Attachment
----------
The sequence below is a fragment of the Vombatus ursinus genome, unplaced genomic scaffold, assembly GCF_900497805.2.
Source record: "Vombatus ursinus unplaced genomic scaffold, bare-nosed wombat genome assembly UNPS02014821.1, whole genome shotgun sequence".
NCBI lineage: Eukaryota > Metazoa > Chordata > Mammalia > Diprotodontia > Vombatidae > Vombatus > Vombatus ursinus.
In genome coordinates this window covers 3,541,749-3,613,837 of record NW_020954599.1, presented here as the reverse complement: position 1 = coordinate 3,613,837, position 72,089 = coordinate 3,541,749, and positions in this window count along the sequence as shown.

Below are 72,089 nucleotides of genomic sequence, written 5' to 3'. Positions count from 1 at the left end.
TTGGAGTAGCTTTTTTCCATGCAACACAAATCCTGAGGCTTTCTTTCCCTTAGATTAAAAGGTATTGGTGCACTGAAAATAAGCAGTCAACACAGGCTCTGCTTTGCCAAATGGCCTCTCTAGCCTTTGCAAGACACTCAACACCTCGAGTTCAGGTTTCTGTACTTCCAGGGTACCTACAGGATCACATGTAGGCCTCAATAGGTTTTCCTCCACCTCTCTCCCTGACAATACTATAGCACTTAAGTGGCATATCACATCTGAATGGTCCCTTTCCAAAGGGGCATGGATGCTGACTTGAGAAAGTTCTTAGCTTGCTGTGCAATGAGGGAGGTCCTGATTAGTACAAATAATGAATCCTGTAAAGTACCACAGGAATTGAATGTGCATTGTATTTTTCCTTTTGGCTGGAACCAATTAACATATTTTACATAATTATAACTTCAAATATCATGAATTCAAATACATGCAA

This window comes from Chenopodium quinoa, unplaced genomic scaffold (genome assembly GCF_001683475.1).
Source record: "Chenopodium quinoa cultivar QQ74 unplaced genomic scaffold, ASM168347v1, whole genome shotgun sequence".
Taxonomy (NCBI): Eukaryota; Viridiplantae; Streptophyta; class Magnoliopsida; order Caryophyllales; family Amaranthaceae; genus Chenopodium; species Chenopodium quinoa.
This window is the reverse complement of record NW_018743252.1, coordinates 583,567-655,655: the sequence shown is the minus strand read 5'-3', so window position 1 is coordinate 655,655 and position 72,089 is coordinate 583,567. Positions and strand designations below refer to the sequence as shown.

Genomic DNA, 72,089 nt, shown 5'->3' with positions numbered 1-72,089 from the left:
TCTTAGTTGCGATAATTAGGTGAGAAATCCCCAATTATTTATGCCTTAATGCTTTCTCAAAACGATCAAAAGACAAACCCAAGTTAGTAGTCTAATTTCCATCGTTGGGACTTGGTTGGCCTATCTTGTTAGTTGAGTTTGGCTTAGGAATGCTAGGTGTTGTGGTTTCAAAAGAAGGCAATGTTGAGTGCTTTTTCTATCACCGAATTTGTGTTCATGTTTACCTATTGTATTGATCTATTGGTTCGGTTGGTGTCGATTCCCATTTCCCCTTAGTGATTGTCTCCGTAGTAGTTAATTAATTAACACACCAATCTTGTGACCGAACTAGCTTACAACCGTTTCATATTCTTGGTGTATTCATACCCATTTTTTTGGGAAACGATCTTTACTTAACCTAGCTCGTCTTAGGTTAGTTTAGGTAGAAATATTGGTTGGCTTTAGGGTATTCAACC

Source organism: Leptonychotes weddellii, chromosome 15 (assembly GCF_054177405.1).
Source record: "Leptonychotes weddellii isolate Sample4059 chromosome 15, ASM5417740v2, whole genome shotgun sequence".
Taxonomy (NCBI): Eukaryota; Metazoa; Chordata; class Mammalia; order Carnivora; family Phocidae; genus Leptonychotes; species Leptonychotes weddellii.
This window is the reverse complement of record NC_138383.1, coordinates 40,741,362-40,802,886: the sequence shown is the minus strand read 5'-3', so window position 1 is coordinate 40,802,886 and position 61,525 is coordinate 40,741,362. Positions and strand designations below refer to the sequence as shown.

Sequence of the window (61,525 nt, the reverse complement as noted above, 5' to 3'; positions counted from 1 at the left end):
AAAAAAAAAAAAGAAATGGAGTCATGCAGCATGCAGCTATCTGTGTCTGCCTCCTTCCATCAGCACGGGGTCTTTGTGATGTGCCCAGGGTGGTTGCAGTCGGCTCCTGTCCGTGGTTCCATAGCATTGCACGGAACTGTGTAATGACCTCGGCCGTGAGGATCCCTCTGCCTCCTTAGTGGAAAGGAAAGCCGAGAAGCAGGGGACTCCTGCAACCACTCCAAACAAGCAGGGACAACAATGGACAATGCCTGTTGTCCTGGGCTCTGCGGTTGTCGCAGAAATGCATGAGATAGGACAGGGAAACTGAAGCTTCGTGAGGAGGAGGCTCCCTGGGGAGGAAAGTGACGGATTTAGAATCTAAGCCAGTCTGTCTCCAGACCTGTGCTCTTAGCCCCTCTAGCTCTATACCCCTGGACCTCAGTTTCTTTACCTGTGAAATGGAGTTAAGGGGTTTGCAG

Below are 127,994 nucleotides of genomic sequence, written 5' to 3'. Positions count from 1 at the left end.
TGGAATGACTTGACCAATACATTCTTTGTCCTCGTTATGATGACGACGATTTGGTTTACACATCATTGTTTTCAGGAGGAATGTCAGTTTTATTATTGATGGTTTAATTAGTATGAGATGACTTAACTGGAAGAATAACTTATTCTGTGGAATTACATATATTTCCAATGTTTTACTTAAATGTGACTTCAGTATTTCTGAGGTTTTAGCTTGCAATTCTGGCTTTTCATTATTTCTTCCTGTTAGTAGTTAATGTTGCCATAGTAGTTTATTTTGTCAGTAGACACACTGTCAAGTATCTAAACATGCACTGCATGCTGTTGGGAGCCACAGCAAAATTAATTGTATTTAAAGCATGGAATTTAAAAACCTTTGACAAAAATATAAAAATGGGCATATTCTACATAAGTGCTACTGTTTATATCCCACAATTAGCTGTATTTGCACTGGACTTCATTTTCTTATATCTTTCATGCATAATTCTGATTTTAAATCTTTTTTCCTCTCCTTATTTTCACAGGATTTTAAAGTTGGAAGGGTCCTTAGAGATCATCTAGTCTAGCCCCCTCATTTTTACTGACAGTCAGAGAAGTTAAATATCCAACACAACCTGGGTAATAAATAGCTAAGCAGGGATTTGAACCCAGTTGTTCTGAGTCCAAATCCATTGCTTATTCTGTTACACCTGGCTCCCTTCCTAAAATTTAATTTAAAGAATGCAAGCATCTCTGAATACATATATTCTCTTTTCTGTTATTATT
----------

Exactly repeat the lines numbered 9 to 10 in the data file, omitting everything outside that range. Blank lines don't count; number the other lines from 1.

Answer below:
Taxonomy (NCBI): Eukaryota; Viridiplantae; Streptophyta; class Magnoliopsida; order Caryophyllales; family Amaranthaceae; genus Chenopodium; species Chenopodium quinoa.
This window is the reverse complement of record NW_018743252.1, coordinates 583,567-655,655: the sequence shown is the minus strand read 5'-3', so window position 1 is coordinate 655,655 and position 72,089 is coordinate 583,567. Positions and strand designations below refer to the sequence as shown.